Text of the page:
Majority of female staff have experienced gender-related inequality

by John Hilton27 Oct 2016
Fifty-two per cent of working Australian women have said they’ve experienced some form of gender-related inequality in the past five years in the workplace.
 
However, only 41% of working men believe they have witnessed inequality directed towards their female colleagues. 
 
That’s according to the Westpac 2016 Women of Influence Report which surveyed 2,289 people from across Australia, who are currently (or recently have been) in the workforce.
 
The results found that most common forms of inequality Australian women feel they face isn’t the gender pay gap, but the following:
  • Being expected to do the caring/housekeeping duties (even though it is not part of their job description)
  • Being given less interesting job tasks/duties
  • Being the target of jokes or innuendo 
Women in senior management were the most likely to believe they have experienced a gender-based salary differential (29%) compared to 8% of entry level positions, 11% of mid-senior level employees, 21% mid-level management, and 7% of self-employed/business owners. 
 
“Gender inequality comes in many different forms; it is more than just a salary – it is a form of subtle sexism,” said Ainslie van Onselen, Westpac’s director of women’s markets, inclusion and diversity.
 
“Feedback from women suggests Australian workforces are continuing to use gender stereotypes and expectations in employment, which are contributing to the underlying cause of gender inequality.
 
“This is evident from our research that shows male workers around Australia perceive their female bosses as performing more poorly than male bosses on every metric including business knowledge, achieving results, productivity, communication skills, making a positive change in the workplace and overall performance.”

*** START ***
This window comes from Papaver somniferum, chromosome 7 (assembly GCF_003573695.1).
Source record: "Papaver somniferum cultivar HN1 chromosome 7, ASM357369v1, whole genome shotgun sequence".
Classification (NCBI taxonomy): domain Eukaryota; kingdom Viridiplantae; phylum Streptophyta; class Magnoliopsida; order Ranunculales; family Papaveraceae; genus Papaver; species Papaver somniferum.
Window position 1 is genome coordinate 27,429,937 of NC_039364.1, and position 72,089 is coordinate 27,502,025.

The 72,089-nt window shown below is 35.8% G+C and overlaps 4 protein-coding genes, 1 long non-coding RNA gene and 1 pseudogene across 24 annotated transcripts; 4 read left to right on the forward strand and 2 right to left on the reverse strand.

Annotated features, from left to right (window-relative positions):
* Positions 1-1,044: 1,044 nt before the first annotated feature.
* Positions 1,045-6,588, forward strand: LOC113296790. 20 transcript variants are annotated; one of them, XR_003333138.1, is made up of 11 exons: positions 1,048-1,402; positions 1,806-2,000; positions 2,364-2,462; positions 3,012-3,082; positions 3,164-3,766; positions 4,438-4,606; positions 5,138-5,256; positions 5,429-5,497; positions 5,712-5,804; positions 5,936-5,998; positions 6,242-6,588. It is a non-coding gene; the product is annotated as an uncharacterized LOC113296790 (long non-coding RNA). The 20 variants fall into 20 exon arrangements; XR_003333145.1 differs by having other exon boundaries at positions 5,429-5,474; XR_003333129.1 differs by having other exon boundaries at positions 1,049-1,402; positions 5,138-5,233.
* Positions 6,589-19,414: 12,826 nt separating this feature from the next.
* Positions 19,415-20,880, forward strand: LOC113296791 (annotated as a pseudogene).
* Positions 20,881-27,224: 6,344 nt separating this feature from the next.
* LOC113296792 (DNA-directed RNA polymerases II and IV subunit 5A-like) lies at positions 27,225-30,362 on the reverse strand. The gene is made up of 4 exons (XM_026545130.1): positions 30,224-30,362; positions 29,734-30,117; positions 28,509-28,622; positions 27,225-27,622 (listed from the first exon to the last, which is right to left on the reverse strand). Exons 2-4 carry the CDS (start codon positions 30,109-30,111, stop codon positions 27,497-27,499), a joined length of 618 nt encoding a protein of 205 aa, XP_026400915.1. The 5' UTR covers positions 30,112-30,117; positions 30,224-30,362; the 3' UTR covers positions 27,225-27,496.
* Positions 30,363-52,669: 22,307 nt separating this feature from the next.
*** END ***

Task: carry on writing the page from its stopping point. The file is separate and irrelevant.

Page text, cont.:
Indeed, the research found men rate their male bosses 6% higher overall.
 
This is especially prevalent when asked about allowing colleagues to realise their potential and making a positive change in the workplace, with male bosses rating 9% higher than women.
 
Moreover, while women are more likely to have said they have witnessed every type of workplace gender inequality directed towards their female colleagues than men, 41% of men believe they have witnessed some kind of inequality. 
 
After witnessing what they believe to be an incident of gender-related inequality in the workplace, three quarters (74%) of men said they stepped in to address the situation.
 
Some of the most common actions men said they took were
  • Offering support or assistance to the victim (31%)
  • Voicing concerns to management (22%)
  • Warning others in the workplace of the behaviours witnessed (21%)
 “A lack of awareness can compound the issue of gender inequality itself,” said van Onselen.
 
“It is encouraging to see that so many people are recognising subtle sexism and gender inequality in the workplace; however more direct action is needed, such as reporting the incident to human resources.” 
 
The online research took place between 20 and 25 May 2016.
 
 
 

COMMENTS

  • by HR 27/10/2016 12:42:38 PM

    Although I have been subject to gender equality throughout my entire working life that is not what I am responding to. I am responding to the proposed PPL changes and interested in the fact that there was no section provided for comment on this.